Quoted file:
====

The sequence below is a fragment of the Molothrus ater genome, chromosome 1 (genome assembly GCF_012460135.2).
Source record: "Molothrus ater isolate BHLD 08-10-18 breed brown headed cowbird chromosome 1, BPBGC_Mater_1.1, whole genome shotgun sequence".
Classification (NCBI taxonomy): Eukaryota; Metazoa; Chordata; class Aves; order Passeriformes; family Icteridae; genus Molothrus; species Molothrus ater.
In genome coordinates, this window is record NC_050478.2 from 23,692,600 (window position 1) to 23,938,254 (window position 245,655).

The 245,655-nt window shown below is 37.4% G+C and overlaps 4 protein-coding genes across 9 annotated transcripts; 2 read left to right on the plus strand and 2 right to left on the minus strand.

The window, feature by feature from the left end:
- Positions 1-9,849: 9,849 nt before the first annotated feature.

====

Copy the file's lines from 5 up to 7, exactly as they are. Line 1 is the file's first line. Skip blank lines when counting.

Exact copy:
The 245,655-nt window shown below is 37.4% G+C and overlaps 4 protein-coding genes across 9 annotated transcripts; 2 read left to right on the plus strand and 2 right to left on the minus strand.

The window, feature by feature from the left end:
- Positions 1-9,849: 9,849 nt before the first annotated feature.